Boeing has announced that the ABS–3A, the world's first all-electric propulsion satellite, has commenced its tour of duty.
The communications satellite is being operated by ABS, a Bermuda-based satellite network that provides TV, Internet, and cellular services across the world. Unlike conventional satellites, which have mostly used propellant systems that burn chemicals of one kind or another to get about the place, the ABS–3A makes use of a xenon-ion propulsion system to achieve thrust.
Specifically, the all-electric propulsion system uses electron bombardment to create xenon ions, which are then expelled by the spacecraft, producing thrust in the opposite direction.
While electric propulsion isn't as powerful as chemical propellants when it comes to producing raw thrust, it can be up to 1,000 times more efficient than chemical propellant, which is why it's suitable for long-range or long-duration space missions. Due to its high efficiency, with enough time, a constant emission of ions will also enable spacecraft to reach higher speeds than a chemical propellant.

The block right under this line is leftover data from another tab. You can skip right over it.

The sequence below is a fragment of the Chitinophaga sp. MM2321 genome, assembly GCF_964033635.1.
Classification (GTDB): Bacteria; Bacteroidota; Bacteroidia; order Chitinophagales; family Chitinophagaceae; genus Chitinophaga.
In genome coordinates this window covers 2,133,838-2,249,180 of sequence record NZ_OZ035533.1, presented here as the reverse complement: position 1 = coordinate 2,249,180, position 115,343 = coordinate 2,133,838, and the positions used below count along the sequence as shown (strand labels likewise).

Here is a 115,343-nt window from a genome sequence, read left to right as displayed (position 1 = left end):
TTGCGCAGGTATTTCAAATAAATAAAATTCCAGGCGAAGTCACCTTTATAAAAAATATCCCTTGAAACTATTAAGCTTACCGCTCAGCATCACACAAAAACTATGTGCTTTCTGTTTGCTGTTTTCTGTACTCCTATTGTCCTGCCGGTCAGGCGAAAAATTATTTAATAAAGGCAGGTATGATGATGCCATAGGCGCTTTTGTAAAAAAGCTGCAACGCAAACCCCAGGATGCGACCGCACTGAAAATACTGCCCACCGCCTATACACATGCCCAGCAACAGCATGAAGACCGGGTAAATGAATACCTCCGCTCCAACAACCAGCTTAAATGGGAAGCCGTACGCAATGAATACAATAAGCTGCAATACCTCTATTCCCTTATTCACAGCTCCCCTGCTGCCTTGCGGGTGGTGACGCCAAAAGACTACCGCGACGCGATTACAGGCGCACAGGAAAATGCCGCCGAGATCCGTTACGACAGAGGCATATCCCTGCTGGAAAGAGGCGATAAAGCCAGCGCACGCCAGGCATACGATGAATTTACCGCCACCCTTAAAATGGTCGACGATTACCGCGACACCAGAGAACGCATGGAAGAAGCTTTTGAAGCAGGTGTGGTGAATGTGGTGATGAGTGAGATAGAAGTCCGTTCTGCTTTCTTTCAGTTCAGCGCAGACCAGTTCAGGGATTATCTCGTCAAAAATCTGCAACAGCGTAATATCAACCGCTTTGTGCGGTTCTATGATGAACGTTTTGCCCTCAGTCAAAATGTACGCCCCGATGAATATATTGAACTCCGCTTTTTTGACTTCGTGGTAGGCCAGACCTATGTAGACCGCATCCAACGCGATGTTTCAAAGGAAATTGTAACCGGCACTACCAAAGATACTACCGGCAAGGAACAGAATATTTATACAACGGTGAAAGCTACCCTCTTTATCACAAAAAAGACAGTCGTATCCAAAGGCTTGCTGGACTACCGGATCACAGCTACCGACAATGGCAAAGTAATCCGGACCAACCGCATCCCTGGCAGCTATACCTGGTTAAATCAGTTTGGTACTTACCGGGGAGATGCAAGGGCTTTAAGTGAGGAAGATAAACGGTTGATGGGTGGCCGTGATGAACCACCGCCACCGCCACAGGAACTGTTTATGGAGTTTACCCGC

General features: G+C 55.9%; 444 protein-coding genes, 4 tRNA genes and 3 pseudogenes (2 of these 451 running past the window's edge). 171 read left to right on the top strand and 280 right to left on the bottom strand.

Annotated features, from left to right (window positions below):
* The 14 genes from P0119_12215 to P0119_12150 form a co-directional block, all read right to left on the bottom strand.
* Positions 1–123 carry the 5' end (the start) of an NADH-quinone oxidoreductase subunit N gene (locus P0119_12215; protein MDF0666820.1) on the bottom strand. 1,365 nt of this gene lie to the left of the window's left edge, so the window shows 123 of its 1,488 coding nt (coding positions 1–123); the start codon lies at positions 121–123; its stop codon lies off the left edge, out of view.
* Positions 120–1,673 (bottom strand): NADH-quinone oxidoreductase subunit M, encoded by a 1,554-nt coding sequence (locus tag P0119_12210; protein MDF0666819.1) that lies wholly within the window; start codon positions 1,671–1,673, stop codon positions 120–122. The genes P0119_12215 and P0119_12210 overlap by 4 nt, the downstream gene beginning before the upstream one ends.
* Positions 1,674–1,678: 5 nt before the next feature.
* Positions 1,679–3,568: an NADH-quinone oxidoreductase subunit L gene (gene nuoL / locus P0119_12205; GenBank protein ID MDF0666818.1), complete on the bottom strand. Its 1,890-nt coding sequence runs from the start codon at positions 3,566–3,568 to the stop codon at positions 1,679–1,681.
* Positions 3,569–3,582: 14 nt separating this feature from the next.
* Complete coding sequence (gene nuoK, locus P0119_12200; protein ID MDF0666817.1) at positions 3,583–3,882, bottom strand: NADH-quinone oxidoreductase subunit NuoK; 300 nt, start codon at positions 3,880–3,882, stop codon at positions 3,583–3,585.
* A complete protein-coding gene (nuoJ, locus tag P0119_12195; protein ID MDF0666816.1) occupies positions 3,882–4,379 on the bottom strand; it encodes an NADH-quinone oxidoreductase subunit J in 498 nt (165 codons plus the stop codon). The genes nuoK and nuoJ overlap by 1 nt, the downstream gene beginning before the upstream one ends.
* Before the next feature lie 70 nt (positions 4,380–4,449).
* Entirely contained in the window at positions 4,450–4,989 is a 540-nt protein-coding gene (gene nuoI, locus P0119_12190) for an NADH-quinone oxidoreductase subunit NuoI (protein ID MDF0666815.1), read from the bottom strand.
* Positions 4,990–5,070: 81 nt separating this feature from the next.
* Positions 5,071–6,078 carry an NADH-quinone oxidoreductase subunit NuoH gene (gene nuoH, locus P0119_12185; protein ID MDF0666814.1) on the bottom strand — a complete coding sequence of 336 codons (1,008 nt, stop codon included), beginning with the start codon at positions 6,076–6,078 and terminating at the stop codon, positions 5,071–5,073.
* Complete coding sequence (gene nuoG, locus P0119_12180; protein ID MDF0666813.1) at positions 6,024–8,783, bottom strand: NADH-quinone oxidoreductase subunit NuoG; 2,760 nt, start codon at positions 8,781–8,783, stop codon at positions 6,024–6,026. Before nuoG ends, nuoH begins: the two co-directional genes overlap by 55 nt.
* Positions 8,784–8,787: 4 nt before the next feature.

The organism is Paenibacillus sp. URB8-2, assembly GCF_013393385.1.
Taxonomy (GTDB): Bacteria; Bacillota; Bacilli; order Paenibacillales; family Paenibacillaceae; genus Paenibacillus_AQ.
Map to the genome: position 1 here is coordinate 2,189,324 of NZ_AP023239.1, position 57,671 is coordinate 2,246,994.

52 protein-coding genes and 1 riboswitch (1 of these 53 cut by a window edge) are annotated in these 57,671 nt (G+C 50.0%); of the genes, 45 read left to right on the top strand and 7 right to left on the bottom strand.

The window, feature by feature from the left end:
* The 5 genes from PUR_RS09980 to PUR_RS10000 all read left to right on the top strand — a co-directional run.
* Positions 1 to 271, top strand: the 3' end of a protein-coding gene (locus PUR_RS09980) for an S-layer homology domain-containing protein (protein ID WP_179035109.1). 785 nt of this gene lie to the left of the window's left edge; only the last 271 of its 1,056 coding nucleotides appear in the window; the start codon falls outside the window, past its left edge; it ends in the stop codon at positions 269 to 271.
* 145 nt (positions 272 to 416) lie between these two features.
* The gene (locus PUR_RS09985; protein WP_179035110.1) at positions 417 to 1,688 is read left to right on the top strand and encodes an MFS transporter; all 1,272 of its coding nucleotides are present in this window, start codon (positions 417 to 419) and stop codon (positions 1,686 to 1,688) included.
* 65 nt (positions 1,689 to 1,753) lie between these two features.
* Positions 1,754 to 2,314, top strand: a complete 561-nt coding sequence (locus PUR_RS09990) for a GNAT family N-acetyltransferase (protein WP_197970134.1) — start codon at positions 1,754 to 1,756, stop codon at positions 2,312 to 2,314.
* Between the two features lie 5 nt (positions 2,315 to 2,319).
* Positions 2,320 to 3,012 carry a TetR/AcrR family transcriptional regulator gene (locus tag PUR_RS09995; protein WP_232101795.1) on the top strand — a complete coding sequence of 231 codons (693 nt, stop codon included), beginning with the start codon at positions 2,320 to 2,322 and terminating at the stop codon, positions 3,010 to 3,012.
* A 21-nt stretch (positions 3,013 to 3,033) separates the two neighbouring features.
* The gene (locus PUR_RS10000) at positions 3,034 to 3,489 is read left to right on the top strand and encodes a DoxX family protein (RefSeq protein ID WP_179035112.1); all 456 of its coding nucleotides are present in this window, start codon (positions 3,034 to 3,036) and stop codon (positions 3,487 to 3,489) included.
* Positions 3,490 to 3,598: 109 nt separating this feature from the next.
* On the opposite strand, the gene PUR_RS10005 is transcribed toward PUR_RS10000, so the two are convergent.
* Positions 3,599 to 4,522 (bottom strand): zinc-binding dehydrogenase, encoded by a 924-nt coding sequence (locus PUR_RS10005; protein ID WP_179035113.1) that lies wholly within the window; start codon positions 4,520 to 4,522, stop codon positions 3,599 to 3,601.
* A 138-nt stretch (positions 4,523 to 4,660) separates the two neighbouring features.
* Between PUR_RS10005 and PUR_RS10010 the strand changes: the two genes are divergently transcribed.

As a largely stationary satellite, the ABS–3A won't need to be heading anywhere in a particular hurry, although its use of the propulsion system will enable it to adjust its altitude and position in orbit.
Boeing says the satellite contains a sufficient quantity of the inert, non-hazardous element xenon to power the craft's propulsion needs for its operational lifetime. The ABS–3A has an expected lifespan of 15 years, after which time it presumably becomes space junk, floating around in orbit and causing general mayhem.
While the ABS–3A is the world's first satellite to make use of a fully electric propulsion system, it's certainly not the first spacecraft to incorporate electric propulsion. Vessels using different kinds of electric propulsion have been in existence since the 1960s.